Audience members watch "The Tempest" on Boston Common.
Audience members watch "The Tempest" on Boston Common.Ben Stas for The Boston Globe

That storm has been caused by the spirit Ariel, acting at Prospero’s behest, to cause a shipwreck that will deliver Prospero’s enemies to his island, where he plans to take his vengeance. Ariel is played by Boston Ballet principal dancer John Lam, who delivers a very impressive performance in what Commonwealth Shakespeare Company says is his first theater role. Lam is so spectacularly acrobatic that you may wish he was on the US men’s gymnastic team at the Olympics.

Prospero’s chief targets are his traitorous brother Antonio (Remo Airaldi), who usurped his dukedom, and Antonio’s ally, Alonso (Richard Noble), the king of Naples. Along with that treacherous duo, the party washed ashore includes Gonzalo, here called Gonzala (Siobhan Juanita Brown), a councilor loyal to Prospero, as well as the king’s brother Sebastian (Maurice Emmanuel Parent), who teams up with Antonio in a short-lived plot on the king’s life.

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Back when Antonio seized power from Prospero, the latter had been set out to sea in a leaky boat with his then-3-year-old daughter, Miranda (Nora Eschenheimer). Now grown, Miranda is instantly besotted with one of the ship’s passengers who washes ashore: Alonso’s son Ferdinand (Michael Underhill). Eschenheimer, so vivid two summers ago on the Common as Imogen in “Cymbeline,” shines again as Miranda. This Miranda may be agog at the wonders of the “brave new world” she encounters, but she is more than equal to its challenges.

John Douglas Thompson as Prospero and Nora Eschenheimer as his daughter Miranda in "The Tempest."
John Douglas Thompson as Prospero and Nora Eschenheimer as his daughter Miranda in "The Tempest."Ben Stas for The Boston Globe

Some modern readings of “The Tempest” have seen it as an allegory of colonialism, but little of that interpretation is manifested in this production. Maler leans toward the lyrical; an especially evocative touch is the decision to have some passages, including lines from Ariel’s famous song (”Those are pearls that were his eyes”), sung by ensemble members Ekemini Ekpo, Jessica Golden, and Marta Rymer.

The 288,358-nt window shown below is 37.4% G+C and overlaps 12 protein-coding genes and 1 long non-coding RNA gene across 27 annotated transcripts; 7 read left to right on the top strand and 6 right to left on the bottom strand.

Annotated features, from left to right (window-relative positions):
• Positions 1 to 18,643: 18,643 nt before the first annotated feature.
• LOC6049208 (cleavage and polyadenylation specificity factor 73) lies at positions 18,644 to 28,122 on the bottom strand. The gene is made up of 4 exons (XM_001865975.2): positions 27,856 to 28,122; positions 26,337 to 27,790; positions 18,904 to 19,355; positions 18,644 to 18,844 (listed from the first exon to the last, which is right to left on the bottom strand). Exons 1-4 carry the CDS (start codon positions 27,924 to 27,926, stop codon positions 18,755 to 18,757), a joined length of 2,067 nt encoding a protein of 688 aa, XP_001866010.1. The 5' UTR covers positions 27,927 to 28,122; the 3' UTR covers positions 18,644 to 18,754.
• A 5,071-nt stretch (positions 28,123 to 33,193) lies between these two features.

His torso and head covered in tattoo-like markings, Nael Nacer plays Caliban, Prospero’s slave, adding a new dimension to Nacer’s large gallery of first-rate performances over the past decade. Still, while Maler has judiciously trimmed the text, resulting in a running time of around 110 minutes, I wish he’d cut a bit more of the drunken hijinks among Caliban, the butler Stephano (Fred Sullivan Jr.), and the jester Trinculo (John Kuntz) as they bumble and stumble through a plot to kill Prospero, complete with a “Three Stooges” gesture or two. Sullivan and Kuntz are enjoyable company as always, and Nacer has some of his best moments in their scenes together, but overall it amounts to too much of a good thing.

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As for Thompson’s outstanding performance, it is just enough of a good thing. Whether you’re a newcomer to “The Tempest” or a veteran, this might possibly be the Prospero against which you measure all others you see in the future.

THE TEMPEST

Play by William Shakespeare. Directed by Steven Maler. Presented by Commonwealth Shakespeare Company through Aug. 8. Performances are free, but it is recommended that attendees register beforehand. Details at www.commshakes.org.


Don Aucoin can be reached at donald.aucoin@globe.com. Follow him on Twitter @GlobeAucoin.